I don’t know how safe New Delhi’s bus stops are for women these days, but once upon a time they were about as safe as shark-infested waters are for scuba divers. This is because New Delhi’s bus stops were haunted by a breed of predatory fiend known as the chain snatcher. If you heard that a woman had had her gold chain snatched, you could safely assume that the crime had been committed at a bus stop.
In those days, women who wore gold chains and used public transportation were a particularly high-risk group in New Delhi. Inside the bus, they could expect to have the private areas of their anatomy shamelessly groped by strangers. (This in a country whose pledge of allegiance describes its citizens as brothers and sisters.) Outside the bus, the part of a woman’s body most at risk was her neck.
My late aunt Joyce, who called India’s capital city home for nearly five decades, once told me about a woman she knew who’d had her chain snatched while waiting for a bus. The chain snatcher returned to the bus stop at the same time next morning. He had with him the stolen chain.
If you guessed he’d come to return the chain, you are right. But it had nothing to do with repentance.
Before long the woman arrived at the bus stop, as was her custom on weekdays. Being an honest and responsible adult, she paid her bills by working at an office across town, not by stealing other people’s property.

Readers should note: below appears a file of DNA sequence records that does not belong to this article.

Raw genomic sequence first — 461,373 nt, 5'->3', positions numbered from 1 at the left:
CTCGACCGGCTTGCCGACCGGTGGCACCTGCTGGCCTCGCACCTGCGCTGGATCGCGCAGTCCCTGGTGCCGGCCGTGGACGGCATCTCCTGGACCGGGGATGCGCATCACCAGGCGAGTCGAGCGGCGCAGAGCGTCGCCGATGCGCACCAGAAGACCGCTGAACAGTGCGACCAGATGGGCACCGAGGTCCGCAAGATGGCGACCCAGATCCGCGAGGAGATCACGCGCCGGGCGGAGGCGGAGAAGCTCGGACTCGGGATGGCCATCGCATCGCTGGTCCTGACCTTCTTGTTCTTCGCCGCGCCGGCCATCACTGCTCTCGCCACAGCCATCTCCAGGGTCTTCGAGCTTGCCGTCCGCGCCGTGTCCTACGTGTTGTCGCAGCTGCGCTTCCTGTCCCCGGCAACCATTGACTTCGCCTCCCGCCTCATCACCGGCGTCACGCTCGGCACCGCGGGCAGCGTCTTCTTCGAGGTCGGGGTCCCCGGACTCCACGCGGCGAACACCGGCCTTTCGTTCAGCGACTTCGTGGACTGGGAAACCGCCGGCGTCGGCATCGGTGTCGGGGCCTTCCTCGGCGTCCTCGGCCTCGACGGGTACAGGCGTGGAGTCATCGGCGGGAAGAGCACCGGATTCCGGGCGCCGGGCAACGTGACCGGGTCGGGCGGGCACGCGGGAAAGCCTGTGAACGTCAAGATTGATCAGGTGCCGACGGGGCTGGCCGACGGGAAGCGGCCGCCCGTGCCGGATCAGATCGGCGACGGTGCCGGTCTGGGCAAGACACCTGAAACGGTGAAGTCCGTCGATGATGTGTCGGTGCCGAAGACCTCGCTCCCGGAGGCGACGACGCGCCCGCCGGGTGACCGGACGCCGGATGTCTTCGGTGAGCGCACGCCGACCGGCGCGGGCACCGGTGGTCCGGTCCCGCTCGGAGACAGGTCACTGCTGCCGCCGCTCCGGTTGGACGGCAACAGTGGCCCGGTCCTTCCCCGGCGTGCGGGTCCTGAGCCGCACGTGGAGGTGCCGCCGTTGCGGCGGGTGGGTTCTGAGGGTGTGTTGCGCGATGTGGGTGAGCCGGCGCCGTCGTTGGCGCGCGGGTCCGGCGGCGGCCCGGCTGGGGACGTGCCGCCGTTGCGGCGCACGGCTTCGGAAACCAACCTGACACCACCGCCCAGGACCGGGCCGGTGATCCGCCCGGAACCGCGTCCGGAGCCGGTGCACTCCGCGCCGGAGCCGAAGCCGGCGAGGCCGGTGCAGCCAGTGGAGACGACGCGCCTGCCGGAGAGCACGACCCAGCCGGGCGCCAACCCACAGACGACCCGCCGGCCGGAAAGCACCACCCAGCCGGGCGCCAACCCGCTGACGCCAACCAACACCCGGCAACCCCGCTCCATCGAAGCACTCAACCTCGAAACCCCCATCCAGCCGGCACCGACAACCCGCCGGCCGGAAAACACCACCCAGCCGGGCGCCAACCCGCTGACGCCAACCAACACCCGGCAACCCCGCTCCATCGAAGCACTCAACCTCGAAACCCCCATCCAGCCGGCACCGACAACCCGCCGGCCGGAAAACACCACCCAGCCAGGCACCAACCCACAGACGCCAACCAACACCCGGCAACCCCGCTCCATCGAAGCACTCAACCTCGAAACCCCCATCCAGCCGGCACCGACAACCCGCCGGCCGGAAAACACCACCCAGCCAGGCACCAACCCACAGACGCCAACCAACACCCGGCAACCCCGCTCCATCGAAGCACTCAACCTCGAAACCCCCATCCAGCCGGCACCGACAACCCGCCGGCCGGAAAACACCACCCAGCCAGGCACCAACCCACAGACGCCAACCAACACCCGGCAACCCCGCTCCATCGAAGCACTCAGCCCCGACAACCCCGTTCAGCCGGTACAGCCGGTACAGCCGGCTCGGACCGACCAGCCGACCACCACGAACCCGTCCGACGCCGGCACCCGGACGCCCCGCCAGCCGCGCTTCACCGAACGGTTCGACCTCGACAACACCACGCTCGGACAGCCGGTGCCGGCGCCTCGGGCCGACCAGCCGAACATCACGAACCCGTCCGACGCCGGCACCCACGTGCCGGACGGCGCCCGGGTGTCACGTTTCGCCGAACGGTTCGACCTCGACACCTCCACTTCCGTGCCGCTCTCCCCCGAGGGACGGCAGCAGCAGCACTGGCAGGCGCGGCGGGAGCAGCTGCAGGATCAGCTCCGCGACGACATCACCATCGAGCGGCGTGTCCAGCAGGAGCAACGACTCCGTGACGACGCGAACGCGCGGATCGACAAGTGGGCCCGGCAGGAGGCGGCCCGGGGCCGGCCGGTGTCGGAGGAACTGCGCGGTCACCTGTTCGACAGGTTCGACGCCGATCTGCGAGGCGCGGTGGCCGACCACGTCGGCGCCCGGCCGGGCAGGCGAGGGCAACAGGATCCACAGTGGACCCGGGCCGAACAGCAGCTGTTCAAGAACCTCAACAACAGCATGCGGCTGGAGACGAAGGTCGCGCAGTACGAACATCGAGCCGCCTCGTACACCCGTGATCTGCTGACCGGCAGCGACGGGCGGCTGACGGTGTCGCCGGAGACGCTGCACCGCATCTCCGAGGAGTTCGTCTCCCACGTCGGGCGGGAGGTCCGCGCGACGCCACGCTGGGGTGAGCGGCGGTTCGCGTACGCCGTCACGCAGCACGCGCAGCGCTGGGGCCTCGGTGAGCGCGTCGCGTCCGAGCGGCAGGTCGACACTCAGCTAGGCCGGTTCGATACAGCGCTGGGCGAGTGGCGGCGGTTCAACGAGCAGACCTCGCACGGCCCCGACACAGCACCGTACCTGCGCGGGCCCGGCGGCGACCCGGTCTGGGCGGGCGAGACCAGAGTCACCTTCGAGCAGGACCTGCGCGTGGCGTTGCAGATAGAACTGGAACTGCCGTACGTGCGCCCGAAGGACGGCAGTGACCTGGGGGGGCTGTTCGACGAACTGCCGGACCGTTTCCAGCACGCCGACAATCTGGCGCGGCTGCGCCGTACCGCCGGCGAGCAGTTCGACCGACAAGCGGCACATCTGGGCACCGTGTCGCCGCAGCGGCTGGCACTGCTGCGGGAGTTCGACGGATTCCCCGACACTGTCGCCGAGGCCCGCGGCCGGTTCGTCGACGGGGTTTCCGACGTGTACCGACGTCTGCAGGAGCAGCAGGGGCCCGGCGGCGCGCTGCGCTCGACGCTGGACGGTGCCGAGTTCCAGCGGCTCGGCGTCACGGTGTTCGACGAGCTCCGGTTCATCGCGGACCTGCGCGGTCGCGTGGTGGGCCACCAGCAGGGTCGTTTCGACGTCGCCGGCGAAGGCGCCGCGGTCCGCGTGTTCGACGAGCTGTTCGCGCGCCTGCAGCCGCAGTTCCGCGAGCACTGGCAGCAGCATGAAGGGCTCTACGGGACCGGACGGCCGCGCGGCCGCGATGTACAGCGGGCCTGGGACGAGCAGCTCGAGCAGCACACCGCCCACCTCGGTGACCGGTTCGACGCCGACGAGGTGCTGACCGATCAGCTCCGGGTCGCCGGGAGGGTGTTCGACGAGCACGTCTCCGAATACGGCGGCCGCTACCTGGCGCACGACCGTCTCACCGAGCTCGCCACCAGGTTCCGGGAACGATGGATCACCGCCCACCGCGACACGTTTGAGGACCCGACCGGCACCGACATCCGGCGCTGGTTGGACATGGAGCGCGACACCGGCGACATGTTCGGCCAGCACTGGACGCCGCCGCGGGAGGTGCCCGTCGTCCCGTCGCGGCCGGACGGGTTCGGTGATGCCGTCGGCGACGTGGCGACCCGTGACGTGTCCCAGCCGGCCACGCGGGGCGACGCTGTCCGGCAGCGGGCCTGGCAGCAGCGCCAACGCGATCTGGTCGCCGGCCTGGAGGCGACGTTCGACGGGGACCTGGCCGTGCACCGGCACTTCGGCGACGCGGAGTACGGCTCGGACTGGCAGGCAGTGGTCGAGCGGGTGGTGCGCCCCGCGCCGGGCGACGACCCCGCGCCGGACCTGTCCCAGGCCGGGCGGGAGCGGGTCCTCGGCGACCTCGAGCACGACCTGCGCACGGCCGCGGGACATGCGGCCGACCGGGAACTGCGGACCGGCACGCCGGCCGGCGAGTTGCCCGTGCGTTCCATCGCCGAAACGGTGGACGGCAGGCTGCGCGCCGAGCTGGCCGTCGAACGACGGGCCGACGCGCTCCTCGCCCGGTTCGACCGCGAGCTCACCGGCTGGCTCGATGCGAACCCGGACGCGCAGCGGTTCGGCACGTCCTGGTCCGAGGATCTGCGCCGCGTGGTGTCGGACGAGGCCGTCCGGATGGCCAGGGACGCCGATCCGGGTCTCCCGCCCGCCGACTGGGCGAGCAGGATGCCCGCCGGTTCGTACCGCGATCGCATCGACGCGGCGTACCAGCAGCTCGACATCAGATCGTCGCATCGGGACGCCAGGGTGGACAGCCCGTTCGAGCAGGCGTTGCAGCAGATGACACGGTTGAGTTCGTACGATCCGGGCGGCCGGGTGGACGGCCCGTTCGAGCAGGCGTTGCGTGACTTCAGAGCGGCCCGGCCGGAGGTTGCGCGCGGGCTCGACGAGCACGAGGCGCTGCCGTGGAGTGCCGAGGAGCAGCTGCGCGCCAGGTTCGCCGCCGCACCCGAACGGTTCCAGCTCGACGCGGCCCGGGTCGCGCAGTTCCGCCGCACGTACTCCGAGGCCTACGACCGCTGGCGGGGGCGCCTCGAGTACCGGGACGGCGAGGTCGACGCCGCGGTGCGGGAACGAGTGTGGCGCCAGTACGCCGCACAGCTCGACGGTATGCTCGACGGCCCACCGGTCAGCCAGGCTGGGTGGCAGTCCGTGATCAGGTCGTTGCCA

The moment the chain snatcher spied his victim from the day before, he stepped forward and bestowed upon her cheek what my late father would have called “one tight slap.” Then he flung the chain at her and stalked off with this parting shot:
“You should be ashamed of yourself for wearing fake gold.”
This is the story that came to mind when I saw a clip of House Speaker Nancy Pelosi at a press conference on September 2, two days after her trip to a San Francisco salon.
A reporter informed the Speaker that a certain barber thinks she owes the service industry an apology. After all, she’d had her hair washed and dried indoors while salons in California have been ordered to conduct business out of doors. But instead of tendering an apology, Pelosi replied:
“This salon owes me an apology for setting [me] up.”
Unlike the chain snatcher in my late aunt’s tale, the House Speaker had not committed a crime. As long as indoor salon trips are not prohibited by law, she was not guilty of a legal infraction. But her actions did violate a social and moral code of conduct.
As Speaker of the US House of Representatives, Nancy Pelosi commands a large, national stage with an audience of over 330 million, not counting the foreigners who follow American politics. Her audience includes many women who aspire to reach the top of their respective fields, as she has done. Surely setting a good example must trump setting her hair?
(c) 2020 Sharon Arpana Edwards. All Rights Reserved.